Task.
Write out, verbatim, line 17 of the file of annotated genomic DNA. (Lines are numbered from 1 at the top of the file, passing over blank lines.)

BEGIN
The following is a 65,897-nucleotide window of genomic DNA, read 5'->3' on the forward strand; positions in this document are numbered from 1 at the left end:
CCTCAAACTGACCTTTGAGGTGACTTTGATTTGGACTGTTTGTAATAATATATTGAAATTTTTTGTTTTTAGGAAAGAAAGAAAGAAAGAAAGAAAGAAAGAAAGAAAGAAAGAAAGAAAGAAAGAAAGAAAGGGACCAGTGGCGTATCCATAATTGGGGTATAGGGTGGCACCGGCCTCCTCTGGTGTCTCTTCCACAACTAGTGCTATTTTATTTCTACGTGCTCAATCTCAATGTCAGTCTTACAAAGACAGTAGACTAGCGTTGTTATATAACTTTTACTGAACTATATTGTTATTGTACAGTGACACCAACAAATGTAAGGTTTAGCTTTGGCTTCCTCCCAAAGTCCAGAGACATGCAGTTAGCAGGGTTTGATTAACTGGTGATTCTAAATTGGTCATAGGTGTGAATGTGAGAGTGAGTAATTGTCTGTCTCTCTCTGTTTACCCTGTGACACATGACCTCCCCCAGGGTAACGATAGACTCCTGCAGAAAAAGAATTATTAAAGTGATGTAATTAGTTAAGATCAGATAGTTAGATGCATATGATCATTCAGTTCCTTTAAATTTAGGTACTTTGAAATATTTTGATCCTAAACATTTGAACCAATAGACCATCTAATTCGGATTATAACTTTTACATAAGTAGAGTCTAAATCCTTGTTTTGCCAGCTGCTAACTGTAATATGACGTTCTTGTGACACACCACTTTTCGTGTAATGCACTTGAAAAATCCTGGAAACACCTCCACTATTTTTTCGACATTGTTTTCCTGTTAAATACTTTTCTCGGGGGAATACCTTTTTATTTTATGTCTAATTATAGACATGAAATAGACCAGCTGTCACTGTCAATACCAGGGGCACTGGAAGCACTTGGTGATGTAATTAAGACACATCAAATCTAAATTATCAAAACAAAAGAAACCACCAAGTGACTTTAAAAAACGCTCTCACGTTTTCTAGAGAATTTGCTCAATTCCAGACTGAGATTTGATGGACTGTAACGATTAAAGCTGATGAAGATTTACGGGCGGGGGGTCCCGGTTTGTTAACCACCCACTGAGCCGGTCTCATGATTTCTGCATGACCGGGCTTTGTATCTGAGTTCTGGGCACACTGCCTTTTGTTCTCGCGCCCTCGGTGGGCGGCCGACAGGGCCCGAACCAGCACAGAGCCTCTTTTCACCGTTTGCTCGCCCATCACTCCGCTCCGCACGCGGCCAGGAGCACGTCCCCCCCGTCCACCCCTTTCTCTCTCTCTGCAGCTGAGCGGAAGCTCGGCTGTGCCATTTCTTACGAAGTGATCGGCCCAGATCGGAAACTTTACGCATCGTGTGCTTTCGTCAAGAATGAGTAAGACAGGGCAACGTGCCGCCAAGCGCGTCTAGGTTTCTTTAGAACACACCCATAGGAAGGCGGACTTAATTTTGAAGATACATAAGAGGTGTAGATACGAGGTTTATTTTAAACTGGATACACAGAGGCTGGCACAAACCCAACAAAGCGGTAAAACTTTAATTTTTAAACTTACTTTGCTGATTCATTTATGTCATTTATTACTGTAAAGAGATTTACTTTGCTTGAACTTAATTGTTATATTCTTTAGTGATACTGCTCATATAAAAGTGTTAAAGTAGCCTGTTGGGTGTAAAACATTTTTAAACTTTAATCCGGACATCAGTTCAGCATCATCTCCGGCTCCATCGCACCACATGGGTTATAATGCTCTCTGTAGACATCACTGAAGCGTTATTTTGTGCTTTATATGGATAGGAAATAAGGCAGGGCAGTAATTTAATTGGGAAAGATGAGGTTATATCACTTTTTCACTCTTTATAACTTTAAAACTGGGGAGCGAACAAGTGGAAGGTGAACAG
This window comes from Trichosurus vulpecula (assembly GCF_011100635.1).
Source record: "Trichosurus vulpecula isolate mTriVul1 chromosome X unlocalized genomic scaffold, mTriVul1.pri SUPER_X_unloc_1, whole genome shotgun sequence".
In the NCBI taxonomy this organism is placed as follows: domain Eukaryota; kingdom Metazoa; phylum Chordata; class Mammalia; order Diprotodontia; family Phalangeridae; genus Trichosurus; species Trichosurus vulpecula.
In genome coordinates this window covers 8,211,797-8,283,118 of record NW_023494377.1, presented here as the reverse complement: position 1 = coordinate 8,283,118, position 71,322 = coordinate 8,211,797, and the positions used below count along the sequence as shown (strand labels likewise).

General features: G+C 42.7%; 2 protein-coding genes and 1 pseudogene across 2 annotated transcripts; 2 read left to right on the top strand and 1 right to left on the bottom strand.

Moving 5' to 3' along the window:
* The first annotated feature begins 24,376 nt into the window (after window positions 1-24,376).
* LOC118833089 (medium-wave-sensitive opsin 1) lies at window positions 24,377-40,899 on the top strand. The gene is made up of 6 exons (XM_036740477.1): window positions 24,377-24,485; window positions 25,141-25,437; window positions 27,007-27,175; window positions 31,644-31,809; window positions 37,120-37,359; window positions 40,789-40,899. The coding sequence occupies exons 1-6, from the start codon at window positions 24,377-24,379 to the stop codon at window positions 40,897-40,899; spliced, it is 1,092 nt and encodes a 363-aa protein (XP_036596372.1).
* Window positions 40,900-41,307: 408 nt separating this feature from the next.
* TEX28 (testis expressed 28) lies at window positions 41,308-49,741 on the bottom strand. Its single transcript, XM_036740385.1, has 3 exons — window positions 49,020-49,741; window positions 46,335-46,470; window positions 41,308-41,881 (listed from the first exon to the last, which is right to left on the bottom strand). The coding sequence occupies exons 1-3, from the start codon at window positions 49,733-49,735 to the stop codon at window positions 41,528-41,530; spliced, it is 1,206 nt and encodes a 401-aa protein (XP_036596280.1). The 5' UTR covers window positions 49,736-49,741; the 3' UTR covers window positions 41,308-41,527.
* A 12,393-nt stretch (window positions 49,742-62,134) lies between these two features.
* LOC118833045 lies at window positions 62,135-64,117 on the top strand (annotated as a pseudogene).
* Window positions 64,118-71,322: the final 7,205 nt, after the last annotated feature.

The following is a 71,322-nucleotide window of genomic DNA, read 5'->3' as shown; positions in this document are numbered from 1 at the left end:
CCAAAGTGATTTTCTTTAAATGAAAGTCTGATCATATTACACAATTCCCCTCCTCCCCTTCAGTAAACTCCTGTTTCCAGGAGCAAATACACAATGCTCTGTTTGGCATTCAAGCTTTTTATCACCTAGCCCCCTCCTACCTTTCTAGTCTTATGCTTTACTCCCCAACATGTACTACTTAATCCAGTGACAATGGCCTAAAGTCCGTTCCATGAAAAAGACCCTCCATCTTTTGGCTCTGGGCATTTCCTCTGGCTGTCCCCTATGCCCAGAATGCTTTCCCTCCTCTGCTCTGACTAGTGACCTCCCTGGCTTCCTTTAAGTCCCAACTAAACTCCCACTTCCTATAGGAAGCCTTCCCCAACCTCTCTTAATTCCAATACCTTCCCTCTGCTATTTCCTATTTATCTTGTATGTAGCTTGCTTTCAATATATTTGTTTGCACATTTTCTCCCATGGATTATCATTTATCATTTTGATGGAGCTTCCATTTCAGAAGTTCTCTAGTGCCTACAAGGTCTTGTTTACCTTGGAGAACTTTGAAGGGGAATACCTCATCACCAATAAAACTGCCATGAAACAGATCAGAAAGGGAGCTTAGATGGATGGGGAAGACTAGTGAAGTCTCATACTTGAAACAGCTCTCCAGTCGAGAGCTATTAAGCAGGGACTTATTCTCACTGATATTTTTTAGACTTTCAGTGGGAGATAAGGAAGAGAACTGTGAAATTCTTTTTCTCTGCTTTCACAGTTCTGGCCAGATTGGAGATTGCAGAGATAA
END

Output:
CCAAAGTGATTTTCTTTAAATGAAAGTCTGATCATATTACACAATTCCCCTCCTCCCCTTCAGTAAACTCCTGTTTCCAGGAGCAAATACACAATGCTCTGTTTGGCATTCAAGCTTTTTATCACCTAGCCCCCTCCTACCTTTCTAGTCTTATGCTTTACTCCCCAACATGTACTACTTAATCCAGTGACAATGGCCTAAAGTCCGTTCCATGAAAAAGACCCTCCATCTTTTGGCTCTGGGCATTTCCTCTGGCTGTCCCCTATGCCCAGAATGCTTTCCCTCCTCTGCTCTGACTAGTGACCTCCCTGGCTTCCTTTAAGTCCCAACTAAACTCCCACTTCCTATAGGAAGCCTTCCCCAACCTCTCTTAATTCCAATACCTTCCCTCTGCTATTTCCTATTTATCTTGTATGTAGCTTGCTTTCAATATATTTGTTTGCACATTTTCTCCCATGGATTATCATTTATCATTTTGATGGAGCTTCCATTTCAGAAGTTCTCTAGTGCCTACAAGGTCTTGTTTACCTTGGAGAACTTTGAAGGGGAATACCTCATCACCAATAAAACTGCCATGAAACAGATCAGAAAGGGAGCTTAGATGGATGGGGAAGACTAGTGAAGTCTCATACTTGAAACAGCTCTCCAGTCGAGAGCTATTAAGCAGGGACTTATTCTCACTGATATTTTTTAGACTTTCAGTGGGAGATAAGGAAGAGAACTGTGAAATTCTTTTTCTCTGCTTTCACAGTTCTGGCCAGATTGGAGATTGCAGAGATAA